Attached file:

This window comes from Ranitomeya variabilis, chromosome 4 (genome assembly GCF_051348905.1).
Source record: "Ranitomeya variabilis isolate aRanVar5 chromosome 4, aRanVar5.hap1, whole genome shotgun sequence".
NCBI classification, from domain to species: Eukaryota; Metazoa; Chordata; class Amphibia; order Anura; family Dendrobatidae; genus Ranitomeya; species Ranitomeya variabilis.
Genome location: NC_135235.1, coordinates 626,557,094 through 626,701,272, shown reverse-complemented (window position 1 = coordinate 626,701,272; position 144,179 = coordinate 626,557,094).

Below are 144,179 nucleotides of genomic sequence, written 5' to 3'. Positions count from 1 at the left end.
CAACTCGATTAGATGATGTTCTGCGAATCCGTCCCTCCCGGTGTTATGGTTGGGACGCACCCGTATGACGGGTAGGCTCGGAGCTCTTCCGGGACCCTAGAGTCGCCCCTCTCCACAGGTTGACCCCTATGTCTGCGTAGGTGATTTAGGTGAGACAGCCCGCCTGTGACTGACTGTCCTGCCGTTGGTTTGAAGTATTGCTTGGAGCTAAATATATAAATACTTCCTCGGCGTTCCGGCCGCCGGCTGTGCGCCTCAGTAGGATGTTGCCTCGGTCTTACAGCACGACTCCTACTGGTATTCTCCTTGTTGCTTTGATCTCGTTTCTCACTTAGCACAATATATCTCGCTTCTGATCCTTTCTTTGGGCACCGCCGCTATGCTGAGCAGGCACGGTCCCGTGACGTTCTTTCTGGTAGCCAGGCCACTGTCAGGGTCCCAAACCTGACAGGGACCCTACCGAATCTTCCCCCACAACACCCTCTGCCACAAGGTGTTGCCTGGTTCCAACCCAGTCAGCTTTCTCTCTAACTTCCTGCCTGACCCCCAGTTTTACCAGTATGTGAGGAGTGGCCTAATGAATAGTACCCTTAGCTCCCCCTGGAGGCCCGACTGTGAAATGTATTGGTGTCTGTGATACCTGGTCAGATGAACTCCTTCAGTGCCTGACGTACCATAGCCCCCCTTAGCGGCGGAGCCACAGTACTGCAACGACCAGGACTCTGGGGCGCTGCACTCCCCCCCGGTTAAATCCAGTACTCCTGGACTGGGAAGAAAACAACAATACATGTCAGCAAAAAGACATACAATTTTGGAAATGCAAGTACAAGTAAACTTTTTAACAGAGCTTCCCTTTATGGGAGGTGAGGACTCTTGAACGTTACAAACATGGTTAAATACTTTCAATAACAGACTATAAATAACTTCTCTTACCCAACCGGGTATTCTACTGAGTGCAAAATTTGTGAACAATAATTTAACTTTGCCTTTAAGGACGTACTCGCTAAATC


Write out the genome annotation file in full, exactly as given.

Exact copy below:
This window comes from Ranitomeya variabilis, chromosome 4 (genome assembly GCF_051348905.1).
Source record: "Ranitomeya variabilis isolate aRanVar5 chromosome 4, aRanVar5.hap1, whole genome shotgun sequence".
NCBI classification, from domain to species: Eukaryota; Metazoa; Chordata; class Amphibia; order Anura; family Dendrobatidae; genus Ranitomeya; species Ranitomeya variabilis.
Genome location: NC_135235.1, coordinates 626,557,094 through 626,701,272, shown reverse-complemented (window position 1 = coordinate 626,701,272; position 144,179 = coordinate 626,557,094).

Below are 144,179 nucleotides of genomic sequence, written 5' to 3'. Positions count from 1 at the left end.
CAACTCGATTAGATGATGTTCTGCGAATCCGTCCCTCCCGGTGTTATGGTTGGGACGCACCCGTATGACGGGTAGGCTCGGAGCTCTTCCGGGACCCTAGAGTCGCCCCTCTCCACAGGTTGACCCCTATGTCTGCGTAGGTGATTTAGGTGAGACAGCCCGCCTGTGACTGACTGTCCTGCCGTTGGTTTGAAGTATTGCTTGGAGCTAAATATATAAATACTTCCTCGGCGTTCCGGCCGCCGGCTGTGCGCCTCAGTAGGATGTTGCCTCGGTCTTACAGCACGACTCCTACTGGTATTCTCCTTGTTGCTTTGATCTCGTTTCTCACTTAGCACAATATATCTCGCTTCTGATCCTTTCTTTGGGCACCGCCGCTATGCTGAGCAGGCACGGTCCCGTGACGTTCTTTCTGGTAGCCAGGCCACTGTCAGGGTCCCAAACCTGACAGGGACCCTACCGAATCTTCCCCCACAACACCCTCTGCCACAAGGTGTTGCCTGGTTCCAACCCAGTCAGCTTTCTCTCTAACTTCCTGCCTGACCCCCAGTTTTACCAGTATGTGAGGAGTGGCCTAATGAATAGTACCCTTAGCTCCCCCTGGAGGCCCGACTGTGAAATGTATTGGTGTCTGTGATACCTGGTCAGATGAACTCCTTCAGTGCCTGACGTACCATAGCCCCCCTTAGCGGCGGAGCCACAGTACTGCAACGACCAGGACTCTGGGGCGCTGCACTCCCCCCCGGTTAAATCCAGTACTCCTGGACTGGGAAGAAAACAACAATACATGTCAGCAAAAAGACATACAATTTTGGAAATGCAAGTACAAGTAAACTTTTTAACAGAGCTTCCCTTTATGGGAGGTGAGGACTCTTGAACGTTACAAACATGGTTAAATACTTTCAATAACAGACTATAAATAACTTCTCTTACCCAACCGGGTATTCTACTGAGTGCAAAATTTGTGAACAATAATTTAACTTTGCCTTTAAGGACGTACTCGCTAAATC